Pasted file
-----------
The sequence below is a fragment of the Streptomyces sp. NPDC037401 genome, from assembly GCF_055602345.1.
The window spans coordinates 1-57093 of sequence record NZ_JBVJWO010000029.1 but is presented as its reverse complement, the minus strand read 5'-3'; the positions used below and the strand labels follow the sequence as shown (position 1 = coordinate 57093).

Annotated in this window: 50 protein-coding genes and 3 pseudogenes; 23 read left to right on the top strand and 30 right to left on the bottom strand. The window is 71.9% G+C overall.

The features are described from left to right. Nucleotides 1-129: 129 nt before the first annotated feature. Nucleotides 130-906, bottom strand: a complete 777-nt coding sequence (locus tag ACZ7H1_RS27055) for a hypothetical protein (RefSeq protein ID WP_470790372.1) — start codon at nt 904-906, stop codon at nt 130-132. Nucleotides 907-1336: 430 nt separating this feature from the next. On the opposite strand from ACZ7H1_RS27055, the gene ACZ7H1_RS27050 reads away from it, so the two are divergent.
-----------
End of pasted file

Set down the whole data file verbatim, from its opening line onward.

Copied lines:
The sequence below is a fragment of the Streptomyces sp. NPDC037401 genome, from assembly GCF_055602345.1.
The window spans coordinates 1-57093 of sequence record NZ_JBVJWO010000029.1 but is presented as its reverse complement, the minus strand read 5'-3'; the positions used below and the strand labels follow the sequence as shown (position 1 = coordinate 57093).

Annotated in this window: 50 protein-coding genes and 3 pseudogenes; 23 read left to right on the top strand and 30 right to left on the bottom strand. The window is 71.9% G+C overall.

The features are described from left to right. Nucleotides 1-129: 129 nt before the first annotated feature. Nucleotides 130-906, bottom strand: a complete 777-nt coding sequence (locus tag ACZ7H1_RS27055) for a hypothetical protein (RefSeq protein ID WP_470790372.1) — start codon at nt 904-906, stop codon at nt 130-132. Nucleotides 907-1336: 430 nt separating this feature from the next. On the opposite strand from ACZ7H1_RS27055, the gene ACZ7H1_RS27050 reads away from it, so the two are divergent.